I am, as mentioned, ornery. He was quoting at me cabbalistic texts I was not familiar with, and I had no intention to waste my precious reading time on what I even then considered to be spiritual garbage, so I had to shift my line of attack. Hold on, before you speak to me about hell and its torture, kindly prove to me It exists. I can’t seem to find it in my Bible.
I was reading a lot of humanistic and philosophic books that year, and it showed. By this time, we had another rabbi, not nearly as tolerant as Rabbi Menashe. Suddenly I was spied on and reported on. He tried to send me to a yeshiva in Jerusalem, Machon Meir, but that backfired badly. I was suddenly under no supervision. I showed up for morning prayer and evening prayer, and spent the rest of the day roaming Jerusalem, attending the Demjanjuk trial and visiting churches. Participated in a mass in The Dormition Church with the monks (I was high on Name of the Rose at the time), and spent Sundays with the Anglicans of Christ Church, near the Jaffa Gate. I read the New Testament and kept a copy. While I never took it too seriously – once you’ve seen through the Talmud, seeing through the New Testament was child’s play – it was a window into a forbidden world.
So, after two wonderful weeks in Jerusalem, I came back and was immediately summoned by the rabbi. We know where you were on Sundays, he said sternly, don’t do it again. I think if anything could have made me a Christian, that was it (ornery!). I snuck back to Jerusalem on a Tuesday, met in secret with the Anglicans, and they prayed for me.
Apparently no one was listening, because I was sent within weeks to another high yeshiva. I remember almost nothing of the two weeks there; just that it was in some settlement (can’t remember which, but it was hilly and cold). I do know I came back converted, spewing some Orthodox garbage. Asher listened to me raving for a few hours, and the next day told me to sneak with him from a lesson. We went to our room, and he slapped me. “Snap out of it,” he said. “That’s not you! I don’t know what they did to you, but it’s not you. Snap out of it.”
I did. And I still don’t know what happened there. (Asher, if you’re reading this, thanks). I was much more wary, though.
This was the time Kahane was a Knesset member, and he was wildly popular in the yeshiva. They used to sing instead of “yibaneh ha’mikdash”, “may the Temple be built”, “yitpo-yitpo-yitpotzetz ha’misgad” – “May the Mosque be Blown Up.” So I read Kahane’s book, and looked up the footnotes. Everything he said, every racist and genocidal utterance, was backed up by the Talmud and Halachia ruling. I learned a lot from that book, and it made it clear to me first, that there is a deep genocidal side to Orthodox Judaism, and secondly that I couldn’t be part to it.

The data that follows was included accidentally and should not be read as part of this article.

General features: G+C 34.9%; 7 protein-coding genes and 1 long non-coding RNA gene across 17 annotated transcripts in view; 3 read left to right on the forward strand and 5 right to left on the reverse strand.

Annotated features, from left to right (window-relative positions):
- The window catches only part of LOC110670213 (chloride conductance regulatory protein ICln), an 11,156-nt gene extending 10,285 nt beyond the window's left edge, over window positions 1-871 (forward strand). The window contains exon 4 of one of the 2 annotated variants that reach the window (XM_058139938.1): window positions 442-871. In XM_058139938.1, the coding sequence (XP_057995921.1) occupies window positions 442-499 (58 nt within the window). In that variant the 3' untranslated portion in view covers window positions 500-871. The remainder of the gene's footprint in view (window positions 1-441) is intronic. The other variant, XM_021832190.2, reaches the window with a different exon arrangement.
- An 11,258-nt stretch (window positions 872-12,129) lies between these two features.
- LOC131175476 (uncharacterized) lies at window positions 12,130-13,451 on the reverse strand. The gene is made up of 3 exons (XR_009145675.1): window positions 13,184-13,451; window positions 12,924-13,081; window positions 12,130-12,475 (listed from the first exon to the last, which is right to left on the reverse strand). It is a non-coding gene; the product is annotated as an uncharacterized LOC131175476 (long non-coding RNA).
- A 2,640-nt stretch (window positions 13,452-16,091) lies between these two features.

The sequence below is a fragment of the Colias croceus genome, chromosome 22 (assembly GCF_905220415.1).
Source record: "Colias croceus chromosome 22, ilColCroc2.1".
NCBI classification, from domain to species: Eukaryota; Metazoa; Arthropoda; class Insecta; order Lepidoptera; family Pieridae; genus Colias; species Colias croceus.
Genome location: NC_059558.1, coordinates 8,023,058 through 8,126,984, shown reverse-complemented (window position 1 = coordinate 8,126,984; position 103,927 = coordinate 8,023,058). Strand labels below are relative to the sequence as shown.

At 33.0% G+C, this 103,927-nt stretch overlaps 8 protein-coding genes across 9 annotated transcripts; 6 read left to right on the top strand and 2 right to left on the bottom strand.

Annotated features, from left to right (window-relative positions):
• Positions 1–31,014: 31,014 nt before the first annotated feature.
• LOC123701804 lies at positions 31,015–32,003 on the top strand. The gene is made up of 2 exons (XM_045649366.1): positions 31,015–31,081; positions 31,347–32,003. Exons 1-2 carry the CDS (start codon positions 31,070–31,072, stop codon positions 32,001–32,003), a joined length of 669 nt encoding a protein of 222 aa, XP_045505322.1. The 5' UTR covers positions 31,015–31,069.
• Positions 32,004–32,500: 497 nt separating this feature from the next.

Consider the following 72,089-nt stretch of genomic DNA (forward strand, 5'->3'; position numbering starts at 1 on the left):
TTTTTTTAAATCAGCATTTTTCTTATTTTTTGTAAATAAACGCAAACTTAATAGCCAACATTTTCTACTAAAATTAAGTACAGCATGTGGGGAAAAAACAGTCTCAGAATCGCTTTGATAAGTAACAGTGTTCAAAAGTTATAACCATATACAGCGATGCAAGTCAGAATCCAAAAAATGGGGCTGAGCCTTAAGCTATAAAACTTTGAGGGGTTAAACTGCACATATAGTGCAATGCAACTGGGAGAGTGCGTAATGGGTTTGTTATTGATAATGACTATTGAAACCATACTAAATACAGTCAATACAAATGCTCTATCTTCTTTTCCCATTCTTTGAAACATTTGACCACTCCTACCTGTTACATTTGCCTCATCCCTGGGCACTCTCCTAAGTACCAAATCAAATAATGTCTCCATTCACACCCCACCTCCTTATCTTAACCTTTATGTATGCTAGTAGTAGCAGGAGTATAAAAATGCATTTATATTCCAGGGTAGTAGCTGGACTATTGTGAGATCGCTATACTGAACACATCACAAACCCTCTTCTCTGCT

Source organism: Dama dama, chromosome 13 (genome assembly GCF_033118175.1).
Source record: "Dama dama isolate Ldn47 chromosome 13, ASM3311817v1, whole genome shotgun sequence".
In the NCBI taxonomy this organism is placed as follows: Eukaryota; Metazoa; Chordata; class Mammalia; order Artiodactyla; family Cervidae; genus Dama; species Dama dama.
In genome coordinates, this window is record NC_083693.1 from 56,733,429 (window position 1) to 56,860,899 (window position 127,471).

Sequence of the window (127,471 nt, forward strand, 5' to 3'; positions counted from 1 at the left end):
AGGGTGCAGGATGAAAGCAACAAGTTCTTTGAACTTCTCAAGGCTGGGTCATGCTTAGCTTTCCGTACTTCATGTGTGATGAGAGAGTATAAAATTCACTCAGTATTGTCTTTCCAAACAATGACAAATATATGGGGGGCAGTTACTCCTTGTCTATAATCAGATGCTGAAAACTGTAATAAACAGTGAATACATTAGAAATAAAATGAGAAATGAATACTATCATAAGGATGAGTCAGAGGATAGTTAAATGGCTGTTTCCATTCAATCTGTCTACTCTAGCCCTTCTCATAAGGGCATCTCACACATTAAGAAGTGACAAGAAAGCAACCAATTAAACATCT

And then came Shavuot, 1987. Plutarch’s classic Lives was recently translated into Hebrew. For unknown reasons, they broke the original format – which matched a Greek notable’s life with that of a Roman counterpart – and published it in two books: the first one dealt with the Romans, and the second the Greeks. I read the Roman part a year before, and while it greatly expanded my historic horizons, it wasn’t earth-shattering – it was covering stuff that was in the basic history books.
The Greek book was different. The edition began with the biography of the Spartan lawgiver Lycurgus, a likely mythic figure. And it detailed Spartan life. Now the earth did move. That was a window into another, totally alien, captivating, dangerous world. That was Shavuot Night: We were supposed to stay in the Beit Midrash and study Talmud all night. I snuck to my room every fifteen minutes, to gobble up a few more paragraphs of Plutarch, and then went back. Asher covered for me. And by the time the holiday was over, I shed what remained of my Jewish belief.
Compared to that, Christianity was a mere shadow. This was paganism at its brightest, most splendid side; the most alien values to those of the Judeo-Christian world; and I would have one day to be cured of my Spartan obsession. But when it comes to that hoary clash, the one we celebrate on Hanukkah, between Judaism and Hellenic culture, I am firmly in the Grecian camp. And years later, when I began to write, I titled my first essay, “I’m a Proud Hellenic.”
My Judaism was extinguished. What about Zionism? That will take another post, I’m afrai